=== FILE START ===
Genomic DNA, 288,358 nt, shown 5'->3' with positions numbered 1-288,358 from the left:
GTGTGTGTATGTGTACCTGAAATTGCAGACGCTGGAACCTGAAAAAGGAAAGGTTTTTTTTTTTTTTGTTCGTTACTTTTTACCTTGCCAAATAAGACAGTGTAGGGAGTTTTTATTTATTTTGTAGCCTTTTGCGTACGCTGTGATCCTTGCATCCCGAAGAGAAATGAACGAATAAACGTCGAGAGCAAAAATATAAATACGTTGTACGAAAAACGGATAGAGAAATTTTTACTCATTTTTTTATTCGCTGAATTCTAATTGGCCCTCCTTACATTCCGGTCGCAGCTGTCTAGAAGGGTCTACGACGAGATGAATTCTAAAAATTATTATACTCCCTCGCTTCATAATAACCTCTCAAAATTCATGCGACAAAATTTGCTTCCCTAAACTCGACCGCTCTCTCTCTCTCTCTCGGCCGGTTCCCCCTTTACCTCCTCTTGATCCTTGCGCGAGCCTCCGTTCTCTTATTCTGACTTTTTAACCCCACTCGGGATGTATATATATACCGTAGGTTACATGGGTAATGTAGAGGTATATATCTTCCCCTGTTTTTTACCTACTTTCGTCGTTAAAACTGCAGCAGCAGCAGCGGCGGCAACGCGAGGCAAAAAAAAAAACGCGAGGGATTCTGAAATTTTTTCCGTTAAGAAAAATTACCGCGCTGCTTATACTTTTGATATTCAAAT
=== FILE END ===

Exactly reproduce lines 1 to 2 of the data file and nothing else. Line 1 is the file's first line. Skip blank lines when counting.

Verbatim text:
Genomic DNA, 288,358 nt, shown 5'->3' with positions numbered 1-288,358 from the left:
GTGTGTGTATGTGTACCTGAAATTGCAGACGCTGGAACCTGAAAAAGGAAAGGTTTTTTTTTTTTTTGTTCGTTACTTTTTACCTTGCCAAATAAGACAGTGTAGGGAGTTTTTATTTATTTTGTAGCCTTTTGCGTACGCTGTGATCCTTGCATCCCGAAGAGAAATGAACGAATAAACGTCGAGAGCAAAAATATAAATACGTTGTACGAAAAACGGATAGAGAAATTTTTACTCATTTTTTTATTCGCTGAATTCTAATTGGCCCTCCTTACATTCCGGTCGCAGCTGTCTAGAAGGGTCTACGACGAGATGAATTCTAAAAATTATTATACTCCCTCGCTTCATAATAACCTCTCAAAATTCATGCGACAAAATTTGCTTCCCTAAACTCGACCGCTCTCTCTCTCTCTCTCGGCCGGTTCCCCCTTTACCTCCTCTTGATCCTTGCGCGAGCCTCCGTTCTCTTATTCTGACTTTTTAACCCCACTCGGGATGTATATATATACCGTAGGTTACATGGGTAATGTAGAGGTATATATCTTCCCCTGTTTTTTACCTACTTTCGTCGTTAAAACTGCAGCAGCAGCAGCGGCGGCAACGCGAGGCAAAAAAAAAAACGCGAGGGATTCTGAAATTTTTTCCGTTAAGAAAAATTACCGCGCTGCTTATACTTTTGATATTCAAAT